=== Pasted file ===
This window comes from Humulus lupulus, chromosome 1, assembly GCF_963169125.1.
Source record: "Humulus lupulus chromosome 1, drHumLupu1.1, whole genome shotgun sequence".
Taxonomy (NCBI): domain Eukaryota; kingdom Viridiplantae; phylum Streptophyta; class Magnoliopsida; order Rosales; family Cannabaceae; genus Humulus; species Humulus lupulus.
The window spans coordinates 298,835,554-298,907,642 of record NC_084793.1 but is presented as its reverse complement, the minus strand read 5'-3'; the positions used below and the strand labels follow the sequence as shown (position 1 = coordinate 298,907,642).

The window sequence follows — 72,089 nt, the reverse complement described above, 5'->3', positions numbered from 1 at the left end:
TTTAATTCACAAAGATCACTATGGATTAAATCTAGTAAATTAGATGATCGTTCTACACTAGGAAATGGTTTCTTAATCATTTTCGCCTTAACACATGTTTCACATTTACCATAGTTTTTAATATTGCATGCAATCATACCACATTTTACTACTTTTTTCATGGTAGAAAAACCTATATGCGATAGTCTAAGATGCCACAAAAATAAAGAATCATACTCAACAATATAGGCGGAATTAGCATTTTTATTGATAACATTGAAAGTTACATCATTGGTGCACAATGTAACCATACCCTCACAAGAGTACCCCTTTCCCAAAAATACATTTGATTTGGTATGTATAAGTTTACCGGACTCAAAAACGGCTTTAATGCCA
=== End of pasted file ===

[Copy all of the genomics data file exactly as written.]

This window comes from Humulus lupulus, chromosome 1, assembly GCF_963169125.1.
Source record: "Humulus lupulus chromosome 1, drHumLupu1.1, whole genome shotgun sequence".
Taxonomy (NCBI): domain Eukaryota; kingdom Viridiplantae; phylum Streptophyta; class Magnoliopsida; order Rosales; family Cannabaceae; genus Humulus; species Humulus lupulus.
The window spans coordinates 298,835,554-298,907,642 of record NC_084793.1 but is presented as its reverse complement, the minus strand read 5'-3'; the positions used below and the strand labels follow the sequence as shown (position 1 = coordinate 298,907,642).

The window sequence follows — 72,089 nt, the reverse complement described above, 5'->3', positions numbered from 1 at the left end:
TTTAATTCACAAAGATCACTATGGATTAAATCTAGTAAATTAGATGATCGTTCTACACTAGGAAATGGTTTCTTAATCATTTTCGCCTTAACACATGTTTCACATTTACCATAGTTTTTAATATTGCATGCAATCATACCACATTTTACTACTTTTTTCATGGTAGAAAAACCTATATGCGATAGTCTAAGATGCCACAAAAATAAAGAATCATACTCAACAATATAGGCGGAATTAGCATTTTTATTGATAACATTGAAAGTTACATCATTGGTGCACAATGTAACCATACCCTCACAAGAGTACCCCTTTCCCAAAAATACATTTGATTTGGTATGTATAAGTTTACCGGACTCAAAAACGGCTTTAATGCCA